The bismuth tetramer Bi4: the ν3 key to experimental observation†
The spectroscopic identification of Bi4 has been very elusive. Two constitutional Bi4 isomers of Td and C2v symmetry are investigated and each is found to be a local energetic minimum. The optimized geometries and vibrational frequencies of these two isomers are obtained at the CCSD(T)/cc-pVQZ-PP level of theory, utilizing the Stoll, Metz, and Dolg 60-electron effective core potential. The fundamental frequencies of the Td isomer are obtained at the same level of theory. The focal point analysis method, from a maximum basis set of cc-pV5Z-PP, and proceeding to a maximum correlation method of CCSDTQ, was employed to determine the dissociation energy of Bi4 (Td) into two Bi2 and the adiabatic energy difference between the C2v and Td isomers of Bi4. These quantities are predicted to be +65 kcal mol−1 and +39 kcal mol−1, respectively. Two electron vertical excitation energies between the Td and C2v electronic configurations are computed to be 156 kcal mol−1 for the Td isomer and 9 kcal mol−1 for the C2v isomer. The most probable approach to laboratory spectroscopic identification of Bi4 is via an infrared spectrum. The predicted fundamentals (cm−1) with harmonic IR intensities in parentheses (km mol−1) are 94(0), 123(0.23), and 167(0) for the Td isomer. The moderate IR intensity for the only allowed fundamental may explain why Bi4 has yet to be observed. Through natural bond orbital analysis, the C2v isomer of Bi4 was discovered to exhibit “long-bonding” between the furthest apart ‘wing’ atoms. This long-bonding is postulated to be facilitated by the σ-bonding orbital between the ‘spine’ atoms of the C2v isomer.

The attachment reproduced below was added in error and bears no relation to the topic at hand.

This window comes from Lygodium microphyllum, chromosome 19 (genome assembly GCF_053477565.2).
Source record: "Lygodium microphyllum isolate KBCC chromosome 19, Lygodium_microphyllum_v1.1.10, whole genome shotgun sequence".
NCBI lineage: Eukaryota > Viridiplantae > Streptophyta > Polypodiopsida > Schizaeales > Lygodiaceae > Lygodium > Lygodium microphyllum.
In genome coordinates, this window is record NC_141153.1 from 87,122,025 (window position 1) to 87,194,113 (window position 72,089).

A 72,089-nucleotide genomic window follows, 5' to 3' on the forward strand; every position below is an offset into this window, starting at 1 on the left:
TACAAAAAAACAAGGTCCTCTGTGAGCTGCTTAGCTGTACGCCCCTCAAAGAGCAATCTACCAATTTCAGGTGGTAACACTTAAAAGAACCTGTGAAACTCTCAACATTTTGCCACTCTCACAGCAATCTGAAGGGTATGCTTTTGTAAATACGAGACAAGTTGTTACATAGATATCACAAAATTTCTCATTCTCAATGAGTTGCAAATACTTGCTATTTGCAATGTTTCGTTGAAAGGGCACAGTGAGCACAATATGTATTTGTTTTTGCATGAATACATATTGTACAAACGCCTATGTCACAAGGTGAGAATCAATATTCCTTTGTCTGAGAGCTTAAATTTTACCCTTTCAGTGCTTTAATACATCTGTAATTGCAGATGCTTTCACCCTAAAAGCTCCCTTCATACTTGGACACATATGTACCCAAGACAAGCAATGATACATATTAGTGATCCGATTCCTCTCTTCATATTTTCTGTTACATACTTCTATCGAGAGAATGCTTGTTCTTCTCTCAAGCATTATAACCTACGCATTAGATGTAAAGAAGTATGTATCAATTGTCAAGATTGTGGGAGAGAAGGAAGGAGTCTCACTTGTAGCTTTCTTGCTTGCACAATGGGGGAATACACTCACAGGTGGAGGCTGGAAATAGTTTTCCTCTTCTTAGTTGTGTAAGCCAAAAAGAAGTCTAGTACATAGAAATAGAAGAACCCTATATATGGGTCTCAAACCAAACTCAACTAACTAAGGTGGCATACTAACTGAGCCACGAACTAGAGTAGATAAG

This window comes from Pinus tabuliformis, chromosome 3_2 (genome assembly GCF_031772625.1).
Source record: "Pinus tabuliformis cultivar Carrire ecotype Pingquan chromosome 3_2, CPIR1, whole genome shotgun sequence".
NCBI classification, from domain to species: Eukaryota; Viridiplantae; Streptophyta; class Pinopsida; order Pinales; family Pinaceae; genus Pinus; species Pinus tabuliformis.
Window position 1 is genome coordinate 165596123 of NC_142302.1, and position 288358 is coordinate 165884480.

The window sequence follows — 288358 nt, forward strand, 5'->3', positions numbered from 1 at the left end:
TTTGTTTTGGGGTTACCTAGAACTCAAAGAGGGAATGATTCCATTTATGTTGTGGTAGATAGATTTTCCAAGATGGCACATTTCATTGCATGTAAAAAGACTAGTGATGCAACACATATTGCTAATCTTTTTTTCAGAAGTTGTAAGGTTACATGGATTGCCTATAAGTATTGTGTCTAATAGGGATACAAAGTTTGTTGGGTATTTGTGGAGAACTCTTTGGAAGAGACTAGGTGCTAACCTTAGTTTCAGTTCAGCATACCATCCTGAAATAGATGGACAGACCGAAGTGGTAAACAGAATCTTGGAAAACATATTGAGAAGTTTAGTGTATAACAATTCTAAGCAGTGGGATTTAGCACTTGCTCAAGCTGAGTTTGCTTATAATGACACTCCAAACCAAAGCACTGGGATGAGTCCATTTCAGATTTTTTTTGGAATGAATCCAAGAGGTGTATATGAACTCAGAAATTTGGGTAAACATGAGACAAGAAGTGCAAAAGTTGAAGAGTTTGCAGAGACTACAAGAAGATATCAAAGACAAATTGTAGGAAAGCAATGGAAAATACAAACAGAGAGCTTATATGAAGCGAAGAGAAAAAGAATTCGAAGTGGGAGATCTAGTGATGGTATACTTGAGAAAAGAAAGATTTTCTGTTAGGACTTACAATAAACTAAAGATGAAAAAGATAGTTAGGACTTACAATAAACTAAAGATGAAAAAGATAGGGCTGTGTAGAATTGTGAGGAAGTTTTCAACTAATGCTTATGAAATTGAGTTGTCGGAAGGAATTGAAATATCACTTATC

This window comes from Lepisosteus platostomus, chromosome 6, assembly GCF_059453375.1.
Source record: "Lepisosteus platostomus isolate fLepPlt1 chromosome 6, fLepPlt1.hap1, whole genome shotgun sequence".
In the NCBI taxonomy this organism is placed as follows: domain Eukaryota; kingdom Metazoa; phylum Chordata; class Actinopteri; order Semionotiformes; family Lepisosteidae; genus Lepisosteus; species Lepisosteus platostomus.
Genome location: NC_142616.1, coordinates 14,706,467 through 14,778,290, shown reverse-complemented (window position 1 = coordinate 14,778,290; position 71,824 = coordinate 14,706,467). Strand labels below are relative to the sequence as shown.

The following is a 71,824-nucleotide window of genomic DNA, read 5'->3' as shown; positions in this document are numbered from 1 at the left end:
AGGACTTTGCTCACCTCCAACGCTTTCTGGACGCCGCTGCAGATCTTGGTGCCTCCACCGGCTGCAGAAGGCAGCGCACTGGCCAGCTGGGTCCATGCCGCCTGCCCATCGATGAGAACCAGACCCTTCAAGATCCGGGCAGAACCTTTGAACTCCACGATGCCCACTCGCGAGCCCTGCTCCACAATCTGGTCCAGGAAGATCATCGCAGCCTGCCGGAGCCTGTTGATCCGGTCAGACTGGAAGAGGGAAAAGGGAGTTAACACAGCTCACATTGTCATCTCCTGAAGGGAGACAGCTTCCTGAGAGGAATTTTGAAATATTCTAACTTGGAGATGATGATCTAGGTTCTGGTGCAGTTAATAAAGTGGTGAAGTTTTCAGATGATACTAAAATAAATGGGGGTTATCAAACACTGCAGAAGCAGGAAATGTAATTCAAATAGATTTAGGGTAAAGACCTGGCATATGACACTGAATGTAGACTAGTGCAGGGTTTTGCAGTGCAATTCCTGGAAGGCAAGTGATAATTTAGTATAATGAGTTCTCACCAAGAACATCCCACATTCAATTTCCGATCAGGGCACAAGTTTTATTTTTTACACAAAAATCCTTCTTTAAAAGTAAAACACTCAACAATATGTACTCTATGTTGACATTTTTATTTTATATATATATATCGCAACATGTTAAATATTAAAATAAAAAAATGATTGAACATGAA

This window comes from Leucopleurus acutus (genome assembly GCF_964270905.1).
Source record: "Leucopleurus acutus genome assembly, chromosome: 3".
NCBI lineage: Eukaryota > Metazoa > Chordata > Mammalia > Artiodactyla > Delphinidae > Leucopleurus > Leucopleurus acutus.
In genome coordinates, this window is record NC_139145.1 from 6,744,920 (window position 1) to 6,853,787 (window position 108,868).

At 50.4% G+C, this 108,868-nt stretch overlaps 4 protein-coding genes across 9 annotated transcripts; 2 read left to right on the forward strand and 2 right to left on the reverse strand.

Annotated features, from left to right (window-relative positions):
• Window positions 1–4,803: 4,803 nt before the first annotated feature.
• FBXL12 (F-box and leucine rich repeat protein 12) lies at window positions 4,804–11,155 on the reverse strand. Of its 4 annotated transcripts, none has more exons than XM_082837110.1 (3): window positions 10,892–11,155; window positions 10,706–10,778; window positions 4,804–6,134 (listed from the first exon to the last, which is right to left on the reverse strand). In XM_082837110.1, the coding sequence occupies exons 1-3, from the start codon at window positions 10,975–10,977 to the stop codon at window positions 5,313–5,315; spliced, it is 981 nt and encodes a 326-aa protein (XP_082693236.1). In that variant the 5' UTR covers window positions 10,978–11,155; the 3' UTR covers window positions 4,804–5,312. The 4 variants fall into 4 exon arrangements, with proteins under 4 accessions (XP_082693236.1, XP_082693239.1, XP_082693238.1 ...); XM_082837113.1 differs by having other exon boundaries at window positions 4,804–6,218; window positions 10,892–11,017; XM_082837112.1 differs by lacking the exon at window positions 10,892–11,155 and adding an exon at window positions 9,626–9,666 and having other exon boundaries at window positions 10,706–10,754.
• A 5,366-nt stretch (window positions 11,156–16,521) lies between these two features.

- This article is part of the themed collection: 2018 PCCP HOT Articles